Tales From The Dork Web #10.5

The Missing Links

Steve Lord

As promised, I said I’d do a missing links post for issue 10 and here it is. I’d also like to point out a couple of things:

Comments are open for the AMA. I’ll come back and check throughout the next day or two and answer your questions as best as I can.

People have asked how to get the Smart Watch, so this post also features a video and guide in case you wanted to make your own. It’s really easy.

It feels weird doing a kind of half-issue post, so I’m going to put some music on and I hope you’ll join me.

Cami Layé Okún is a Havana-based DJ. She travels Central and South America, rifling through record shops looking for old vinyl treasures. Give her a listen. Art is from the incredible Sci-Fi novel illustrator Paul Lehr.

Build Your Own Amiga-inspired Smart Watch

Last week I posted my Amiga-inspired Smart Watch. Many readers thought this was something incredibly hard to set up, which left me a little disappointed. It’s actually really easy. You’re going to need the following:

  • A small cross-head screwdriver

  • A TTGO T-Watch with any daughterboard that has a speaker attached

  • The Arduino IDE installed on your computer

  • A flask of weak lemon drink

When you open the box you should see a cube type device. The supplied strap has a long fabric part with holes at the end that passes through the inside of the back of the watch and on through the eyes at the bottom. Unscrew the back with your screwdriver.

If your chosen daughterboard isn’t connected, you should connect it up now. There’s a ribbon slot and a space for the speaker to go. Think about layout, wiring and battery position before you start doing things as it can be a tight fit with some boards. There’s a notch in one side of the case to store the speaker. Make sure it’s pushed down into the notch and be careful: it’s a nightmare to remove without breaking anything.

Slide your strap through the back and screw it back on. Now you’re ready to start with the software side. I’ve created a video above that walks you through uploading the software to the device. If you have trouble, go back a couple of steps and try from there. If all else fails, I’m on the AMA Thursday and Friday where you can ask for help.

Things You Might’ve Missed

Ken Shirrif has done a teardown of the 555 Timer IC, possibly the world’s most ubiquitous chip. This piece on using silver tape to create circuits might get me to buy an inkjet printer again.

I really enjoyed this video on recovering the Apollo 10 LM Software, along with this low-budget Alien remake. The Command & Conquer Red Alert and Tiberian Dawn source code has been released, Eric Urban took a look inside. Justine Haupt’s rotary mobile phone is very cute. In brain-bending news, Tic Tac Toe in a single printf severely hurt my head.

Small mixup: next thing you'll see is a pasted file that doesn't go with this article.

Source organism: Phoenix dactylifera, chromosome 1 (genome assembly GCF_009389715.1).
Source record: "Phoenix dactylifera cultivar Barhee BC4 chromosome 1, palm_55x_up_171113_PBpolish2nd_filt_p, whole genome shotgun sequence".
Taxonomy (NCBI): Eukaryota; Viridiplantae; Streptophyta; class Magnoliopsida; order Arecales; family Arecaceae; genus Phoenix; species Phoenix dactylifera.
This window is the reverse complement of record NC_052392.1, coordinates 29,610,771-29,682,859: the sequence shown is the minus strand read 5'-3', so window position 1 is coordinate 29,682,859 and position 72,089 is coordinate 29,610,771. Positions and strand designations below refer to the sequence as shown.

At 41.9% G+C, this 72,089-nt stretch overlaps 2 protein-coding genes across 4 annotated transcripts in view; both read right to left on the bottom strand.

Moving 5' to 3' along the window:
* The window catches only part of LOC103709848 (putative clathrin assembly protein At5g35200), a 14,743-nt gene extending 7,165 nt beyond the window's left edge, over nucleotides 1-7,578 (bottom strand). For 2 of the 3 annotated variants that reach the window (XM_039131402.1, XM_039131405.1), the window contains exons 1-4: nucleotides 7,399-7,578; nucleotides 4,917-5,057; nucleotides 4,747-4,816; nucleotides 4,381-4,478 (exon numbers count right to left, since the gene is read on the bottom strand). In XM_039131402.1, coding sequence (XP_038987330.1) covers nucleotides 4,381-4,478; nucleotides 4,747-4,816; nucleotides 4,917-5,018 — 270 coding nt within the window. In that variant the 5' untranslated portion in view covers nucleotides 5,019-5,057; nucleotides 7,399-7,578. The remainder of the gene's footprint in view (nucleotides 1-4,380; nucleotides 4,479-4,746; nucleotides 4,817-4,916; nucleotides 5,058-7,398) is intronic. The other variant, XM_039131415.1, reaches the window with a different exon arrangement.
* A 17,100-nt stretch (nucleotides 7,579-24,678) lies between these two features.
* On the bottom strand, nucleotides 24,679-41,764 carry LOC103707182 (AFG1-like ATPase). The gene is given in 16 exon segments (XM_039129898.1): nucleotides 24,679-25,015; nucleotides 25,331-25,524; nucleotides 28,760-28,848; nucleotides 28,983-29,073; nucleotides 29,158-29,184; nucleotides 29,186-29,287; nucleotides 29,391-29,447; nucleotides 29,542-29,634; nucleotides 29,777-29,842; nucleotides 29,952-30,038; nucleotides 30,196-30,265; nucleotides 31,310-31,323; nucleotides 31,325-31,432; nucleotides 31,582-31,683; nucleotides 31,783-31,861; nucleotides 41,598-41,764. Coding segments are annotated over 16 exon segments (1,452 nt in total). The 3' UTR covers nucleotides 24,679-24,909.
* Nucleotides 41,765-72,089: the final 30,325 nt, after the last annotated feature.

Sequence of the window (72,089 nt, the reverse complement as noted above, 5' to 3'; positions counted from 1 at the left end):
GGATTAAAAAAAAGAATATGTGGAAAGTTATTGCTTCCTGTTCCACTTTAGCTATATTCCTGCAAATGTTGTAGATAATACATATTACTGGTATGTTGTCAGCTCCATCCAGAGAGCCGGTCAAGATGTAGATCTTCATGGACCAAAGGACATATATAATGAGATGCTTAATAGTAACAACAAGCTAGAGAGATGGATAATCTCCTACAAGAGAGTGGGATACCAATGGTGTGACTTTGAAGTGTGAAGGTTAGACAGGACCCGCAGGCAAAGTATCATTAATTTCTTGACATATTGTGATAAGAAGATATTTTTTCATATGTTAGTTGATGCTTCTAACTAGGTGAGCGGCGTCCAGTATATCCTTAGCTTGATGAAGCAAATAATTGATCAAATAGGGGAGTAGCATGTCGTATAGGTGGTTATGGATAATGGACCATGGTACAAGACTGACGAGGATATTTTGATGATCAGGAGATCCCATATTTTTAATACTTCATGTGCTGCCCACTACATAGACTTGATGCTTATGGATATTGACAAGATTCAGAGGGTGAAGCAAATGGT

If you’ve use Android for a while you might’ve used an open source mail app called K-9 Mail. Presumed dead, it’s now back with a new design and some new features. Continuing the everything-retro-is-new-again theme, Hacker Public Radio has a podcast using an OpenBSD Live CD distro as a router like it’s 2007.

In the very first Tales From The Dork Web, I wrote about the Pinebook Pro and it’s OpenBSD support. Matthias Schmidt is still documenting it. This is a major issue with fancy ARM technology, the chips are great, the support, not often so much.

One of my favourite films of all time is Adrian Lyne’s Jacob’s Ladder. It’s the story of a vietnam vet whose war experiences result in disturbing demonic visions tearing his life apart. The New Yorker investigates the even more horrific Operation Delerium.

Vik Tomas has the best piece I’ve seen on the Zettelkasten approach to structuring notes. I really like Andy Matuschak’s notes. I’ve started using Zettlr as my Nextcloud Notes setup was getting a bit unwieldy and I always have a zillion MacDown tabs open. Reminds me of how I used to use Tomboy on Gnome. Damn, I miss Tomboy.

Ungoogled Chromium looks like a better alternative to Google’s spyware browser. Android users may prefer Bromite. The always excellent David Gerard reminds us why we shouldn’t use Brave Browser.

Harvard Medical School released an interesting paper on hospital and search traffic analysis suggesting COVID-19 activity as early as late summer 2019. The long now examines long term perspectives during a pandemic.

Aleksandra Sikora writes about most tech content being bullshit, while David Perell writes about 50 ideas that changed his life. This press release about synthetic red blood cells is amazing. I just hope nobody turns it into IoT.

IBM is pulling out of the facial recognition anti-privacy business. I for one am shocked to see Amazon screwing over suppliers on it’s platform yet again. If only Bezos knew.

What’s better than Kraftwerk? Latin music. What’s better than Latin music? Latin Kraftwerk! My personal favourites from the album are Trans-Europe Express and Tour de France. What’s yours?

Ok, Im using Substack’s discussion feature to host an AMA. Give it a try, and we’ll see how it goes. I’ll dip in and out over today and tomorrow. I’m on UK time and I’ll try to respond to everyone.

If you know anyone who might like to read Tales From The Dork Web, please do share it with them. There’ll be another issue next week, then back to the two week schedule. If you’re not already subscribed, just fill in the form to sign up.